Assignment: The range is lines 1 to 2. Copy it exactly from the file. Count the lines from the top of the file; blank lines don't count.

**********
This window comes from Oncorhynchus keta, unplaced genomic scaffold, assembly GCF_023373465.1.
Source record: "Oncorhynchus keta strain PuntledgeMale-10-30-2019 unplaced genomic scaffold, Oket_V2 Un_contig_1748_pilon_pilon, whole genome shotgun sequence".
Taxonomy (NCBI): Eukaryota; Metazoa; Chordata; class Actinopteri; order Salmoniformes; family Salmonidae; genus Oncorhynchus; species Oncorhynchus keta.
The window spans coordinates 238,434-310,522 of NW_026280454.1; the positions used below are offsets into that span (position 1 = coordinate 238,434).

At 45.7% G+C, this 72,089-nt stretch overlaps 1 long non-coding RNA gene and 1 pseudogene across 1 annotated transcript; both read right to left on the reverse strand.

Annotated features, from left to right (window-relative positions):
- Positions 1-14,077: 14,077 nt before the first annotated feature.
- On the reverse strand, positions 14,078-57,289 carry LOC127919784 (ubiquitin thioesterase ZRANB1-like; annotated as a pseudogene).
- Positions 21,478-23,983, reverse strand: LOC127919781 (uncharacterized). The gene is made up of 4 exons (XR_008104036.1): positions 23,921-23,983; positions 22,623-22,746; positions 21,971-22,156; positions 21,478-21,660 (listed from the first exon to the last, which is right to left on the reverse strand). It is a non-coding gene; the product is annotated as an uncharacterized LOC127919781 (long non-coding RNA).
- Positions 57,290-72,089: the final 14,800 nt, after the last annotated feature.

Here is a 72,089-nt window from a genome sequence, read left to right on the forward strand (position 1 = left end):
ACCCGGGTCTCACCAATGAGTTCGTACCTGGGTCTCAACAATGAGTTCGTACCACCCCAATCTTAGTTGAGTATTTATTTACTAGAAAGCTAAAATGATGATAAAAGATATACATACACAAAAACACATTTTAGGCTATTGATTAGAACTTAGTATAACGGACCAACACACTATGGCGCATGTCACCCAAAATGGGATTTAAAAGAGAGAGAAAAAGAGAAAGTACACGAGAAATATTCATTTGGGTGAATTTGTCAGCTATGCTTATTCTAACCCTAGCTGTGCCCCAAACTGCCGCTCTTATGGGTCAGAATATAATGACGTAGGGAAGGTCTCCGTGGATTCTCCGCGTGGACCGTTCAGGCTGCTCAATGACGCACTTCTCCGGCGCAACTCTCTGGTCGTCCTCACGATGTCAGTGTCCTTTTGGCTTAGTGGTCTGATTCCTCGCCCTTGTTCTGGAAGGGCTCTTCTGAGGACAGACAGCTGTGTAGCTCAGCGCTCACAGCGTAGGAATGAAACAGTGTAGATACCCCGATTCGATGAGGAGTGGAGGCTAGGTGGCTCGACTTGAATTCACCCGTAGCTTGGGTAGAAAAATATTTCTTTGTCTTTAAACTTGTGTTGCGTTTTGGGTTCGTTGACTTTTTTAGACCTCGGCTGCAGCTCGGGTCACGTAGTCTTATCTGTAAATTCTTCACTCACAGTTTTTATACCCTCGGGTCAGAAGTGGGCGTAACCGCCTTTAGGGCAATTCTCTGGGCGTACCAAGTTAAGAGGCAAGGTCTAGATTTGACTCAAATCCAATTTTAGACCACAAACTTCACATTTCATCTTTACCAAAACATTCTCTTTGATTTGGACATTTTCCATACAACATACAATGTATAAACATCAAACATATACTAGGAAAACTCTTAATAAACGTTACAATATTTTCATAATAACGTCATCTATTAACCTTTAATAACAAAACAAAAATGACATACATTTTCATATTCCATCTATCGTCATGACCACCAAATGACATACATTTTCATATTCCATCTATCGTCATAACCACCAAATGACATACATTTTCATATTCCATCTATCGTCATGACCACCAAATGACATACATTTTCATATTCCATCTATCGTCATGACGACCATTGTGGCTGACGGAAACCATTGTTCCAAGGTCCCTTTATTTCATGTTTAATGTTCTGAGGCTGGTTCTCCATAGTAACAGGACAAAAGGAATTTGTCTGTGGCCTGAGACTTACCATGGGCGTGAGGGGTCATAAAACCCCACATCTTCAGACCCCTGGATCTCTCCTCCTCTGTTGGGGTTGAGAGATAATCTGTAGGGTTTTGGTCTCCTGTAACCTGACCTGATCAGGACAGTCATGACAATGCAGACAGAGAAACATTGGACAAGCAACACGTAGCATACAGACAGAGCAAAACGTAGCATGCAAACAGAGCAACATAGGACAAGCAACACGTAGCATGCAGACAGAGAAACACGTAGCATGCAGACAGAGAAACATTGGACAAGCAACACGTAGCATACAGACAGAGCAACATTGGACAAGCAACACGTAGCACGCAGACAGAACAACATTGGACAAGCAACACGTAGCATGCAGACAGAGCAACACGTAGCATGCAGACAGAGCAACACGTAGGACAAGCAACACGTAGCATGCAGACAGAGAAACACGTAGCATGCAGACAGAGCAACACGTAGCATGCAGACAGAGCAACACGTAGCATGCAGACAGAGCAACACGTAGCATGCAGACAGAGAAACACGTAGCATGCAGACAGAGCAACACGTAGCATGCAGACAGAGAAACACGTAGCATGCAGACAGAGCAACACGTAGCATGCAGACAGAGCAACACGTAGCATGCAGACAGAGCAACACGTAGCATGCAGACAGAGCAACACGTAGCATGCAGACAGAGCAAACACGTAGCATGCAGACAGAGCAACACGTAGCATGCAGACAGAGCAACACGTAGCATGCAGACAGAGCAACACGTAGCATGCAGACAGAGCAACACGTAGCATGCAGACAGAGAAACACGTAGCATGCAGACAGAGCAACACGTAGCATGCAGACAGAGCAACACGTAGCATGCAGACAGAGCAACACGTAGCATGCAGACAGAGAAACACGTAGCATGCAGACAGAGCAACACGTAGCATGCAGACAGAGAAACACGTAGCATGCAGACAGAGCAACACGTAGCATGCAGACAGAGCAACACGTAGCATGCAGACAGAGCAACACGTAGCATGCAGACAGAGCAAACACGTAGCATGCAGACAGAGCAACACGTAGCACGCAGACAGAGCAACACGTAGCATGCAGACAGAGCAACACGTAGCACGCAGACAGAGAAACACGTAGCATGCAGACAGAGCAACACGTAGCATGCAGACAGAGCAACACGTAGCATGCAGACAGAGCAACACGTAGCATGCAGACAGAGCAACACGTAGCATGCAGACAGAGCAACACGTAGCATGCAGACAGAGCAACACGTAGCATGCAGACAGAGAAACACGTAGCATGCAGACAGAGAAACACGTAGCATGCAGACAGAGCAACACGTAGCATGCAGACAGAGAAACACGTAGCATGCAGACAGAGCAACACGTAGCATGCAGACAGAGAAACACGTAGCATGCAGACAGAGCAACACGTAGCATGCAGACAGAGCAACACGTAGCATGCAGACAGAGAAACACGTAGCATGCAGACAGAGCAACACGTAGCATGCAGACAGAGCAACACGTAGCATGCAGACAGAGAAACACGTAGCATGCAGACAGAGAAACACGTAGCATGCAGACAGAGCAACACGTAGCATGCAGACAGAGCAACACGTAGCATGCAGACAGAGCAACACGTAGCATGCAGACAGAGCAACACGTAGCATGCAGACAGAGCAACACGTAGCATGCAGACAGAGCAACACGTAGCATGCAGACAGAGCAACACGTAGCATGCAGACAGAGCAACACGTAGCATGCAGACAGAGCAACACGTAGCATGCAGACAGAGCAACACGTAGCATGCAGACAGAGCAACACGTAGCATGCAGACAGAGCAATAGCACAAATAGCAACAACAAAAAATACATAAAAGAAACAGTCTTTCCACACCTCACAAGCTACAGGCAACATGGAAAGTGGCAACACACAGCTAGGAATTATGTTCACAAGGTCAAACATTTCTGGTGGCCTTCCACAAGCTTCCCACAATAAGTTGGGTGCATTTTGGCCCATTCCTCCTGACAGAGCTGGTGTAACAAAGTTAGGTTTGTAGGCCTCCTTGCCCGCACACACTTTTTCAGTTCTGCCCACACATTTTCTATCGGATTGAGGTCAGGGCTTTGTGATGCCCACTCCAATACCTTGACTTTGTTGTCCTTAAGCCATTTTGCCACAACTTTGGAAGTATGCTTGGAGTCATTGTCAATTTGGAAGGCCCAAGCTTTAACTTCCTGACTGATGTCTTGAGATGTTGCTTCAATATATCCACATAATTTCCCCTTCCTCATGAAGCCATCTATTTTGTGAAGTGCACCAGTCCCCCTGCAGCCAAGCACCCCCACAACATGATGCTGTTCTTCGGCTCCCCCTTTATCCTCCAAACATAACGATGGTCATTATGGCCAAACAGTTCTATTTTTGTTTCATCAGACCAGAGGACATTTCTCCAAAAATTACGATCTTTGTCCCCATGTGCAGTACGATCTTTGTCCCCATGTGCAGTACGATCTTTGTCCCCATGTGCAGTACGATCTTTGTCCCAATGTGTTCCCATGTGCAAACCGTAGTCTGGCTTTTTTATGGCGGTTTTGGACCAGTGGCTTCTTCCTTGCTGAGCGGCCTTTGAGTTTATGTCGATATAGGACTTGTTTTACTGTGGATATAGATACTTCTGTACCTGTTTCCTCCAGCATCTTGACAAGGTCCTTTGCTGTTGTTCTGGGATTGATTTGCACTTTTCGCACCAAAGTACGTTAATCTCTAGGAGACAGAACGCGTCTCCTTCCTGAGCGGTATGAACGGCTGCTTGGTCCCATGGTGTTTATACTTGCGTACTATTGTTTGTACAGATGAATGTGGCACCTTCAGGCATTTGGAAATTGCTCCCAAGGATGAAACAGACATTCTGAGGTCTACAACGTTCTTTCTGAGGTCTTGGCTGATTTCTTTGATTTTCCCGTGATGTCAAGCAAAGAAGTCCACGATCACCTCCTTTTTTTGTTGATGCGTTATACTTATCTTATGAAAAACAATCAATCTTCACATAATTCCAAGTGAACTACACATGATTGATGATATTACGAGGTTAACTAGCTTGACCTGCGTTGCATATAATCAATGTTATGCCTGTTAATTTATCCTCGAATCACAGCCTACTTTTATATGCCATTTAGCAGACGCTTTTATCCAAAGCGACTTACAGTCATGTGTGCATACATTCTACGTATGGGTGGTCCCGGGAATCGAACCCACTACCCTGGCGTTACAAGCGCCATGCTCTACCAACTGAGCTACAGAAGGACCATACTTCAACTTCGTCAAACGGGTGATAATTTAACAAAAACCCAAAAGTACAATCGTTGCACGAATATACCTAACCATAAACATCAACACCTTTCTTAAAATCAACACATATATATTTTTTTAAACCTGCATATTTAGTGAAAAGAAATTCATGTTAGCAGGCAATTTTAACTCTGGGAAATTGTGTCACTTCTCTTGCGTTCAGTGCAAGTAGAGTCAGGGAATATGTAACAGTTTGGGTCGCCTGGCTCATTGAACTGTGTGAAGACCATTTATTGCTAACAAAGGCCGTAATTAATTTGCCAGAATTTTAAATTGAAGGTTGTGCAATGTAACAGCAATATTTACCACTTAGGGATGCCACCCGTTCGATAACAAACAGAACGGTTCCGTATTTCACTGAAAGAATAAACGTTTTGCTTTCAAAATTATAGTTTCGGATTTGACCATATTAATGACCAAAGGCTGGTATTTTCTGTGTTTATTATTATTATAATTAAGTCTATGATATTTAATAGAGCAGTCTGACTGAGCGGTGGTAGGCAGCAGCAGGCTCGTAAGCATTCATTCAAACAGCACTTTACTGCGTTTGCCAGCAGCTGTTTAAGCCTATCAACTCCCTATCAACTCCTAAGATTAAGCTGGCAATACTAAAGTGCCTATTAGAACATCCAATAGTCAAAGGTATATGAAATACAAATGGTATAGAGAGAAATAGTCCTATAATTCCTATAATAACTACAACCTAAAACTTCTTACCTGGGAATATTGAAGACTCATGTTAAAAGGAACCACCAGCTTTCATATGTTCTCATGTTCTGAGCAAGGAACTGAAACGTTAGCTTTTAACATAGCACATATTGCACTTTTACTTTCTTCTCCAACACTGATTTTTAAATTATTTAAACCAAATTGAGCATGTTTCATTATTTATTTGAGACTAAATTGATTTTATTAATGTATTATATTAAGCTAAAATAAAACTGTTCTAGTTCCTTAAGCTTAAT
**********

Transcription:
This window comes from Oncorhynchus keta, unplaced genomic scaffold, assembly GCF_023373465.1.
Source record: "Oncorhynchus keta strain PuntledgeMale-10-30-2019 unplaced genomic scaffold, Oket_V2 Un_contig_1748_pilon_pilon, whole genome shotgun sequence".